By Marisa Kendall
The Mercury News
WWR Article Summary (tl;dr) Since Kickstarter launched in 2009, it’s been used by more than 4,000 tech projects to meet their funding goals, with 51 of those projects raising at least $1 million. Crowdfunding has been especially beneficial for women in business. While studies show that men get far more vc funding, WOMEN outperform men on crowdfunding sites like kickstarter.
When Oakland startup MegaBots needed cash to give its 15-foot-tall, 12,000-pound combat robot more firepower, the company put out a call for help online.
The founders set up a crowdfunding campaign on Kickstarter.com last summer, explaining that their giant robot needed modifications to prepare for a duel with another robot built by a team in Japan. A month later, MegaBots had raised more than $550,000 from almost 8,000 supporters.
Crowdfunding is becoming a popular option for early-stage startups that need capital to get off the ground. It generates buzz among potential customers and, for a few companies, can raise seven figures. It may be an especially attractive option in the current market, with venture funding harder to come by. But multimillion-dollar success stories remain rare, and it isn’t expected to replace VC funding anytime soon.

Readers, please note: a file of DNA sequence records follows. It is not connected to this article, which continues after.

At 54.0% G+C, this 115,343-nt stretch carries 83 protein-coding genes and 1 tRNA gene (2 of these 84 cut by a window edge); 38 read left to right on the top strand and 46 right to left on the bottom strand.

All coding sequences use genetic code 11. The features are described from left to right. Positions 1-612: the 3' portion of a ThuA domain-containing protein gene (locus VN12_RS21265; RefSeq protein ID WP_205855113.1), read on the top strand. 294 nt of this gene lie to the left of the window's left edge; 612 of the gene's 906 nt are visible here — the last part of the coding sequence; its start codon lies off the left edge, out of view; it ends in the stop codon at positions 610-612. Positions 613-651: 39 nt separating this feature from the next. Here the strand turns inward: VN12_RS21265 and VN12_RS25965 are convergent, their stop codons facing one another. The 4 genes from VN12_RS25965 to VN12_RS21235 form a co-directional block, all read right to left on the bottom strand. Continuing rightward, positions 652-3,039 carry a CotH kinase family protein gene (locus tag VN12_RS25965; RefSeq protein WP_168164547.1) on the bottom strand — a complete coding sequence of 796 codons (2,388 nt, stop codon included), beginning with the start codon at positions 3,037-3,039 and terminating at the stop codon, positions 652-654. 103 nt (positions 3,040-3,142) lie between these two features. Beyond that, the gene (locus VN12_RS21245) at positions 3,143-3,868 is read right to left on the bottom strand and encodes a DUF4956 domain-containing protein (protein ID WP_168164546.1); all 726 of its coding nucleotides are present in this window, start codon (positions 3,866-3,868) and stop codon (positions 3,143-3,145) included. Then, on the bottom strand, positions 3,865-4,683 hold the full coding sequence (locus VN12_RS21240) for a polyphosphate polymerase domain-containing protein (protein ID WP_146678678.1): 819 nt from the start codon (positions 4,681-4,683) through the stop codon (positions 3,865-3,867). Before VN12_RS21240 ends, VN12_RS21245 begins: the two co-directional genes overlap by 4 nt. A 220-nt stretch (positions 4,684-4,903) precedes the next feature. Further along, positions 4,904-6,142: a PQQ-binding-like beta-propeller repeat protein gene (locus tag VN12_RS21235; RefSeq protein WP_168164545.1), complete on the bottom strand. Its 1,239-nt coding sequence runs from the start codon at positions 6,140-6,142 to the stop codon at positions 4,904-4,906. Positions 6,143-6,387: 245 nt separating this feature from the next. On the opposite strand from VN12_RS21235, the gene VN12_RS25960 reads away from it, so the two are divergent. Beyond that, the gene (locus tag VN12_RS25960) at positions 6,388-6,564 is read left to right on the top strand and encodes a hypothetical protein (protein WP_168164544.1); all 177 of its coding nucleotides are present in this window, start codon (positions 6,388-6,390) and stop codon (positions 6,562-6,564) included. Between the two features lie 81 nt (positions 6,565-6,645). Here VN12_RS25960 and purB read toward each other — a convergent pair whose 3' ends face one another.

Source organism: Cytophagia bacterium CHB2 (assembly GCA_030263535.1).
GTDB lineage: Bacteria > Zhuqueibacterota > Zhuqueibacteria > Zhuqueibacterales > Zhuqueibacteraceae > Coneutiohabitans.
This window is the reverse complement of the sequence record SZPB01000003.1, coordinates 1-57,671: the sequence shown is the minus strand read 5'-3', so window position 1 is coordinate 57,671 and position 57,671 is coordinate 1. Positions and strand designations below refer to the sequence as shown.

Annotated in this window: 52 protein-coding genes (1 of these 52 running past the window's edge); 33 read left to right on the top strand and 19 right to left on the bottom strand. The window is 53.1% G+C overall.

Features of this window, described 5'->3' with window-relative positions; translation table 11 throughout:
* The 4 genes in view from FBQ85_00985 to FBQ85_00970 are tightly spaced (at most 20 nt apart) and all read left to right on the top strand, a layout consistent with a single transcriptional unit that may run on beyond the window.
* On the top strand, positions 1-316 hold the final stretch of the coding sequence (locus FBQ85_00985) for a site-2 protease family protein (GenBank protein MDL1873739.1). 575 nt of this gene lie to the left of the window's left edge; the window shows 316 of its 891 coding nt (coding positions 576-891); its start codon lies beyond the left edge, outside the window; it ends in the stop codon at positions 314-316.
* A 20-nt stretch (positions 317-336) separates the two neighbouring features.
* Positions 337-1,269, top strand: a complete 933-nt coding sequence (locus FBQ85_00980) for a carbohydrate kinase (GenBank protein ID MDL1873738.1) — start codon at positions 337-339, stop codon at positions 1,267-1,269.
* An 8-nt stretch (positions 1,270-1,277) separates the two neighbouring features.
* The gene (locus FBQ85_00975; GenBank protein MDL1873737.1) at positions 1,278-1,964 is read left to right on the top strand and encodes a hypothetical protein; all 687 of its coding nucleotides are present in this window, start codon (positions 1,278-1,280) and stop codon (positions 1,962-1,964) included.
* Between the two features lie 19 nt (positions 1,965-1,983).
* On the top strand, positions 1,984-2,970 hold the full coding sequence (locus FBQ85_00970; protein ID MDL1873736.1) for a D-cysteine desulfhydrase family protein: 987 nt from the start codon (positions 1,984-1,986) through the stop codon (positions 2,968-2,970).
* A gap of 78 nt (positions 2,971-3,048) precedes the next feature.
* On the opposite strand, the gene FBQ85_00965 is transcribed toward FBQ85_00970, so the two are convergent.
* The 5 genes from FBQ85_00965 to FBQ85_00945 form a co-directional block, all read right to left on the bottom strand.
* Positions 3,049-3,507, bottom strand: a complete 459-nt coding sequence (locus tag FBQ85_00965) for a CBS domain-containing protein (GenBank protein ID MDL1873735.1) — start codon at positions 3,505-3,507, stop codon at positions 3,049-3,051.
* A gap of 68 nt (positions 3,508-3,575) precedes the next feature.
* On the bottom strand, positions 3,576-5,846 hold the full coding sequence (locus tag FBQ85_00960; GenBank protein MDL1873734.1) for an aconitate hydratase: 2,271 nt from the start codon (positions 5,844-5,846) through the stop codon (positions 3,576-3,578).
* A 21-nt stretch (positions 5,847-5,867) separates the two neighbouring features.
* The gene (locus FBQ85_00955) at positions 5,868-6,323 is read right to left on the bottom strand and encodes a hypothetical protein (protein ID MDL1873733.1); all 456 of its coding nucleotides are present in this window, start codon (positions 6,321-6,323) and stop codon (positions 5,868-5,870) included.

Since Kickstarter launched in 2009, it’s been used by more than 4,000 tech projects to meet their funding goals, with 51 of those projects raising at least $1 million. And the market may be about to expand exponentially, thanks to new federal regulations that go into effect this spring making it easier for startups to give their online backers a share in their company instead of just a thank-you T-shirt.
“I think in five years, every company that wants to raise money, the first thing they do is go online,” said Markley Roderick, a crowdfunding attorney in New Jersey who works with California clients.